Pack carefully and make sure to bring all of your prescription and OTC medications. Everything you use at home to support your pregnancy should be with you on your trip. This includes pregnancy aids like pillows, hot water bottles, and snacks.
Finally, bring all important information with you regarding your pregnancy. This includes your due date, a copy of your health records, and any other paperwork your doctor gives you.
This way, if you require emergency medical care, you’ll have everything you need to share with local healthcare providers.
There are other things you can do to make traveling more safe and enjoyable during pregnancy.
Everyone should be careful with what they eat when traveling, but this is especially true if you’re pregnant and traveling out of the country.
Pregnancy is rarely the best time to experiment with new foods. Drink plenty of liquids. But you should only drink bottled water, pasteurized milk, and canned or bottled drinks.
Also, avoid eating raw or undercooked foods. If you’re worried about finding safe, healthy food while you’re traveling, prepare packed meals and snacks to bring with you.
Before leaving, speak to your doctor about what to do and what medicine to take if you have digestive issues.
Blood clots and deep vein thrombosis (DVT) are common risks when pregnant. The best way to reduce your risk is to get some physical activity.
Take breaks to get out and walk when traveling by car or walking while on the plane. When flying, choose an aisle seat to make getting up and walking easier for you and everyone around you.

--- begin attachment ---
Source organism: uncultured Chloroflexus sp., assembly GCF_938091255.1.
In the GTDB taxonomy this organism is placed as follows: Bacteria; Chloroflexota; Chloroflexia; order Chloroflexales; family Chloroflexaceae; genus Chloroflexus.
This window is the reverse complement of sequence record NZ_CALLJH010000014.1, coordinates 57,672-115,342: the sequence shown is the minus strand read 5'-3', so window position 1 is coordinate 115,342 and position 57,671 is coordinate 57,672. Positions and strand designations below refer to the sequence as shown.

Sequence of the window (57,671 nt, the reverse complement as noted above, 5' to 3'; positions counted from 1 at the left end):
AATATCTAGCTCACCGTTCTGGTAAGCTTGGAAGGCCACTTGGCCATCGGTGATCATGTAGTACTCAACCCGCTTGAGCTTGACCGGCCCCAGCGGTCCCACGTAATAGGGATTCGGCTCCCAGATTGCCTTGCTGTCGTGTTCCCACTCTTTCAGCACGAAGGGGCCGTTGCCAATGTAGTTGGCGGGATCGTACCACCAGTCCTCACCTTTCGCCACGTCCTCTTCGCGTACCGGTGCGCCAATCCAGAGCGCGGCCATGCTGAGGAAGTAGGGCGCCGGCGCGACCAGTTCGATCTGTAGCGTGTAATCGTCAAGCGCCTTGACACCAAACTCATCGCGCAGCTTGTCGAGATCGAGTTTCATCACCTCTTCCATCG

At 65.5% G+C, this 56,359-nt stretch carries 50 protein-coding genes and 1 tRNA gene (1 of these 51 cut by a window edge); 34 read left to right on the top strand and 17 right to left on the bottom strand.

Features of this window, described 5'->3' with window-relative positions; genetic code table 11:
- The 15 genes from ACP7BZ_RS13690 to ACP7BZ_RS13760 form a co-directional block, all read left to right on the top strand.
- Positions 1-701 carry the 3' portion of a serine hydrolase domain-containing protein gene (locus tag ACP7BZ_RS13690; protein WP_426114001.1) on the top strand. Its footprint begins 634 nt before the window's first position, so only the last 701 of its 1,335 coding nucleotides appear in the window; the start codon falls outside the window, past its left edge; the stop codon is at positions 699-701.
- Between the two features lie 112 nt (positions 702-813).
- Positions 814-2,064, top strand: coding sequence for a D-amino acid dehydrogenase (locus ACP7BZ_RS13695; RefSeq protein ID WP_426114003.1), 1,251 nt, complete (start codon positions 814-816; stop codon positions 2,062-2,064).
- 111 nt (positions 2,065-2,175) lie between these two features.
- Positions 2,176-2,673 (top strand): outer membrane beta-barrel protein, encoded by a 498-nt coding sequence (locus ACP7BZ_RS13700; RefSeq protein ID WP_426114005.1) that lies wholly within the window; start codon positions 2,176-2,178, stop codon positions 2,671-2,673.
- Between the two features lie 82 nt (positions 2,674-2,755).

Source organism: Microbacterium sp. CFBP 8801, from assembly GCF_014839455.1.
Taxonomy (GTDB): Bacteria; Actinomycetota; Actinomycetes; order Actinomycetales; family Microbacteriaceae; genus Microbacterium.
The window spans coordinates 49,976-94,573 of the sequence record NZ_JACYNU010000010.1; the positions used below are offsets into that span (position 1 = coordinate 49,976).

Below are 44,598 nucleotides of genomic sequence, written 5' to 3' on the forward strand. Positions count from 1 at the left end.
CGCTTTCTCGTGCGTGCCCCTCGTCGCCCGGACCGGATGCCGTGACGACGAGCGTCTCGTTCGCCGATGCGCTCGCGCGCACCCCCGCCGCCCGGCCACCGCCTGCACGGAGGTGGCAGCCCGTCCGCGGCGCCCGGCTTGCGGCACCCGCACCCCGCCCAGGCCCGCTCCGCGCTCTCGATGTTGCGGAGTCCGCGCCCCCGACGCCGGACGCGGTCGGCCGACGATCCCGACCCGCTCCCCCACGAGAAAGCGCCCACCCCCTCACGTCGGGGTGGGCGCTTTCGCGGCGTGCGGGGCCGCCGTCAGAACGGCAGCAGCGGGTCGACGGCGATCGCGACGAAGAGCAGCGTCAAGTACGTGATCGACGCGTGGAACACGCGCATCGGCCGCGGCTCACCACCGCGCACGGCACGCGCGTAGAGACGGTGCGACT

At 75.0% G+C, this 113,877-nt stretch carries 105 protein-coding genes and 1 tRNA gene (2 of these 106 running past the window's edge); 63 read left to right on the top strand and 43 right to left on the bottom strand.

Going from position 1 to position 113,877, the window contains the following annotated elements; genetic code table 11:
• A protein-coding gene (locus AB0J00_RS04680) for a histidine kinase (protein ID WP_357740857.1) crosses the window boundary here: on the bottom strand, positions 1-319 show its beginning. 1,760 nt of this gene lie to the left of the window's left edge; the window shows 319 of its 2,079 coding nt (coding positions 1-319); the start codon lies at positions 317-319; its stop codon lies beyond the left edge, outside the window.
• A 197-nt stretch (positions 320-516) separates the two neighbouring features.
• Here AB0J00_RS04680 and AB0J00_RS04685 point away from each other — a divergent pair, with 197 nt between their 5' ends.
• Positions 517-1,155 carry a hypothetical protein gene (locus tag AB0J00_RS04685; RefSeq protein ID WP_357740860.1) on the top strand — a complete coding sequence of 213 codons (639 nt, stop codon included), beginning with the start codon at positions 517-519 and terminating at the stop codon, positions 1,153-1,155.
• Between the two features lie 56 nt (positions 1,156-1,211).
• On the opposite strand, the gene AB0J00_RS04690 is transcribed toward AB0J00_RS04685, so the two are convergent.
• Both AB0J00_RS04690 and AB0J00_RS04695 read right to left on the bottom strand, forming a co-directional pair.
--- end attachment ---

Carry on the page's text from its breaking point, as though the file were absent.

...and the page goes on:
If you can’t get up as often as you’d like, get your blood flowing by:
These mini-exercises will reduce your risk for blood clots which can happen if you sit for hours at a time. Staying hydrated is also important for reducing your risk.
The earlier you begin packing, the better. This ensures you have plenty of time to consider what you need. Plus, you will most likely remember what to put it in your bag.
Leaving yourself plenty of packing time is especially important if you are experiencing pregnancy brain fog. It also helps to make a checklist that includes everything you might need while traveling. Don’t assume you’ll be able to remember it all without writing it down.
If possible, pack necessities in your carry-on suitcase. Also, choose a suitcase with wheels so you won’t need to worry about lifting it.
Having all must-have items in your carry-on ensures that everything you need during air travel is accessible. This protects you if your checked luggage gets delayed or lost in transit. It's also a good idea to bring along snacks, water, and other supplies to stay hydrated and nourished during the trip.
Pregnancy is an exciting time, and many women may want to travel while they are expecting. However, it is important to take precautions and consult with a doctor before making any travel plans.
Pregnancy can affect a woman's health and well-being, and it is important to ensure that the trip is safe for both the mother and the baby. By taking the necessary precautions, pregnant women can still enjoy traveling and have a safe and healthy pregnancy.